It is the time of year when we all enjoy some holidays. Even your dog or cat may enjoy a few days in a kennel or cattery. It’s always important to remember that reducing stress for your pet will make their stay as pleasant as possible.

This would include providing the kennel or cattery with the pets cleaned bedding and their regular food. A full vaccination course is also essential to protect them not only while they are on holidays, but more importantly, in their every day encounters. For the cats the minimum vaccination is against cat flu and for dogs the standard 7 in 1 vaccination is very important. Another important vaccination for dogs is the Kennel cough vaccine or more correctly called 'Canine Cough'. This vaccine is important to protect dogs whether they visit kennels or not and should be given at least 3 days before entering they kennels.

Some pets will travel with us around Europe and this is facilitated by the pet passport scheme. There are some important things to remember:

Accompanied pets must have an EU Pet Passport certifying microchip identification and subsequent rabies vaccination, with first vaccination at least 21 days before travel. Dogs must also be treated for the tapeworm echinococcus.


Pets must be identified by either microchip or a clearly readable tattoo - however the tattoo must have been applied before 3 July 2011. The date of microchipping or the date of application of the tattoo must be in the passport or on the Veterinary Certificate.

Rabies vaccination:

The date of the primary rabies vaccination must not be before the date of identification. This primary vaccination (i.e. first vaccination following identification) must have been administered at least 21 days before travel. The 21 day period does not apply to booster vaccinations.

Tick & tapeworm treatments:

Tapeworm treatment applies only to dogs - dogs must be treated not more than 5 days and not less than 1 day prior to scheduled travel. While treatment against ticks is no longer a compulsory requirement, travellers are advised, on animal and human health grounds, to avail of tick treatment for their dogs when getting the tapeworm treatment.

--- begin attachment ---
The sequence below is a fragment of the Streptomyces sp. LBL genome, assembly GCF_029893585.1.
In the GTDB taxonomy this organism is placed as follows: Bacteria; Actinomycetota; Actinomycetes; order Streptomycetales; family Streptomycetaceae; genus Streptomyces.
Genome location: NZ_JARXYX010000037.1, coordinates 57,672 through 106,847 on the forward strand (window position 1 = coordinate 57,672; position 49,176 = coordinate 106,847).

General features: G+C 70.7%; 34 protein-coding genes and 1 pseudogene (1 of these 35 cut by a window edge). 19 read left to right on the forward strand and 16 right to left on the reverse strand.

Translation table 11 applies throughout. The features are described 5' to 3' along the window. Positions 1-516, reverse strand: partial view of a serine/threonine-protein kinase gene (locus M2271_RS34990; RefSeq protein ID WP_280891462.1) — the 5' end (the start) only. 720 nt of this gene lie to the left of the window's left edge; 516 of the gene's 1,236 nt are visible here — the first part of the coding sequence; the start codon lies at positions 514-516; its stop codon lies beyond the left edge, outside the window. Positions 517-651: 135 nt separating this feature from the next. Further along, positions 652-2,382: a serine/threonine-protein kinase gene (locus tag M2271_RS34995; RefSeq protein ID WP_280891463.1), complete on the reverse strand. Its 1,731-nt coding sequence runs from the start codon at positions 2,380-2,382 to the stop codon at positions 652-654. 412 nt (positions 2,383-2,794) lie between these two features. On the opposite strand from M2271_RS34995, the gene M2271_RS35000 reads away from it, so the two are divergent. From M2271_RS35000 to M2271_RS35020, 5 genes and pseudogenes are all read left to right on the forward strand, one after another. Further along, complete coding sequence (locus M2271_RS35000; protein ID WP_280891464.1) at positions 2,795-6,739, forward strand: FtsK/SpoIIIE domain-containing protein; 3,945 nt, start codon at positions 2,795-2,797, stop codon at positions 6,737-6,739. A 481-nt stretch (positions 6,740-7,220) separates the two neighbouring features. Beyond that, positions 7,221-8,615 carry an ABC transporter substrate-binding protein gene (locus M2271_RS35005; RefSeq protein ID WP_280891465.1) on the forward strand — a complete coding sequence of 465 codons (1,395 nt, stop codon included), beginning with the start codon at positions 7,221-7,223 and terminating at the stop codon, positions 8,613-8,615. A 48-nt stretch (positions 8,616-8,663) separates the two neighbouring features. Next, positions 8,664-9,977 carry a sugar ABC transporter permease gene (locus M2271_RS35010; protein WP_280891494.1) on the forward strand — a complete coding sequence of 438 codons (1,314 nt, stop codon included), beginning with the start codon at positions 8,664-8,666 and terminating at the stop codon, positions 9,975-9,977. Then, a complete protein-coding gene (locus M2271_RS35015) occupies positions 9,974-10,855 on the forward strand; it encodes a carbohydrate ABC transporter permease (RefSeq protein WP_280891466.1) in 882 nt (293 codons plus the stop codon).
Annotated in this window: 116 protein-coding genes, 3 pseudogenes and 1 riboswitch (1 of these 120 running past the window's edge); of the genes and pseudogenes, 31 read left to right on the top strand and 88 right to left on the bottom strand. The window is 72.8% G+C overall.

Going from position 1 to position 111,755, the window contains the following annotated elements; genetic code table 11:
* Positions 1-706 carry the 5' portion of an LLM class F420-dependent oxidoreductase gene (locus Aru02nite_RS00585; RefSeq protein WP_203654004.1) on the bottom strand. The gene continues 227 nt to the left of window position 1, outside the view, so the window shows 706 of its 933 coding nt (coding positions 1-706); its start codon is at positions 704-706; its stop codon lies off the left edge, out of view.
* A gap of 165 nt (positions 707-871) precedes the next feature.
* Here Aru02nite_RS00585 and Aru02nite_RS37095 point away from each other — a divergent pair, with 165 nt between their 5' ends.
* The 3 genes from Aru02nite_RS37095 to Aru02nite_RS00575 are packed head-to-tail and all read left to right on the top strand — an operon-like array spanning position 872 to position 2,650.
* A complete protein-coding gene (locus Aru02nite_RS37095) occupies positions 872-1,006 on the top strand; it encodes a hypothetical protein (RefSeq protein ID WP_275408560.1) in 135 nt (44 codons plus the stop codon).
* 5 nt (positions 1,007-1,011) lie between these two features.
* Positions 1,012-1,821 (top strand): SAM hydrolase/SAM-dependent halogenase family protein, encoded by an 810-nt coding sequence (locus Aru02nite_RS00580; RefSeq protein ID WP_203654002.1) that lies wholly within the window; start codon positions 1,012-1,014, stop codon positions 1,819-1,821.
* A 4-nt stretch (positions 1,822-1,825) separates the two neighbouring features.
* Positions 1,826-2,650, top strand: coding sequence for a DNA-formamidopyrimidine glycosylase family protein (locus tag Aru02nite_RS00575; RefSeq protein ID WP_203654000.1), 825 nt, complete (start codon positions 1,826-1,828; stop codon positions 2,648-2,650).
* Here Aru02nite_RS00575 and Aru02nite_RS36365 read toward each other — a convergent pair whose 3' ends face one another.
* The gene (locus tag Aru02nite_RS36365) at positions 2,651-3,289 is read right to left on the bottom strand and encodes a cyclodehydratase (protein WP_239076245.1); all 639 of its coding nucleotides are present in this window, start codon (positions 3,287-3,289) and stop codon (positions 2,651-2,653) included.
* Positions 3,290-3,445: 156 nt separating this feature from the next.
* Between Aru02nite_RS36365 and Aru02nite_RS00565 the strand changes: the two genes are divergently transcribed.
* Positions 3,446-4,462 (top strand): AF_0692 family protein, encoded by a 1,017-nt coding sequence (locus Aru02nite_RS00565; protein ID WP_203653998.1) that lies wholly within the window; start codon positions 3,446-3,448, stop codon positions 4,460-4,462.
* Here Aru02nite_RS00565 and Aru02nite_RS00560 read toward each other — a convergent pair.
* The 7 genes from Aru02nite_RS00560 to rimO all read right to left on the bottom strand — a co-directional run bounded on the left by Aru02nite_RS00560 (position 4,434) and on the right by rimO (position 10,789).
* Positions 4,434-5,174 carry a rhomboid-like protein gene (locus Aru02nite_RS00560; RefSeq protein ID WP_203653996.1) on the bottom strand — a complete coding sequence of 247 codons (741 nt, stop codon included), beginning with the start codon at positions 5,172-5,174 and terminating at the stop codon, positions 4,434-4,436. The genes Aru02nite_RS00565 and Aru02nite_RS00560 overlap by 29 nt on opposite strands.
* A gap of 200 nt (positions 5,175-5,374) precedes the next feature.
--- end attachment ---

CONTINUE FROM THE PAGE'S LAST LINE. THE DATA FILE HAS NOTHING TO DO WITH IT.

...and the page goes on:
Visit your vet a few days prior to travel for a pre travel check and all these treatments can be administered. It will take up to a week to receive your pet passport when you first apply for it at the vets.

Any questions can be answered by your local vet or by visiting www.agriculture.gov.ie/pets/

During the summer months there is increased risk of some internal and external parasites. It is important to regularly use a good quality worm and flea treatment. Always remember that not all products are the same and it is essential to use treatments that will not only kill the adult parasite but ensure that the earlier stages of the life cycle are also disrupted.

Ticks are more common this time of year, they are usually found on long grasses and forests. They attach themselves to passing animals and feed on the pet’s blood. They cause problems in two ways, firstly they can cause reaction at the bite site and secondly they can spread diseases such as Lyme disease and Babesiosis. It is important to use the correct treatment to remove them to ensure that if they do attach that they are killed quickly. Pulling the tick out can cause severe skin reaction if the mouth parts break off. Speak to your vet about the best product for your pet.

We all like to enjoy sunbathing and our feline friends are no different. It is very important to remember that those cats with white tipped ears are at increased risk of getting sunburn and subsequent cancer in these non-pigmented areas. The best way to reduce this risk is keeping them out of the sun at the warmest part of the day and application of a waterproof sunblock during the summer months – just like ourselves! If you see changes on the ear tips of these cats then make an appointment with your vet for further investigation.

Grass seeds can get trapped in your pet’s ears and in their coat. They can become embedded in their skin and feet so it is important to examine the coat after walks to avoid this. Bees and wasps won’t differentiate between us or our pets. Always be aware of the possibility of stings if your pet becomes upset suddenly and just like us they can have a nasty reaction so prompt veterinary attention is wise.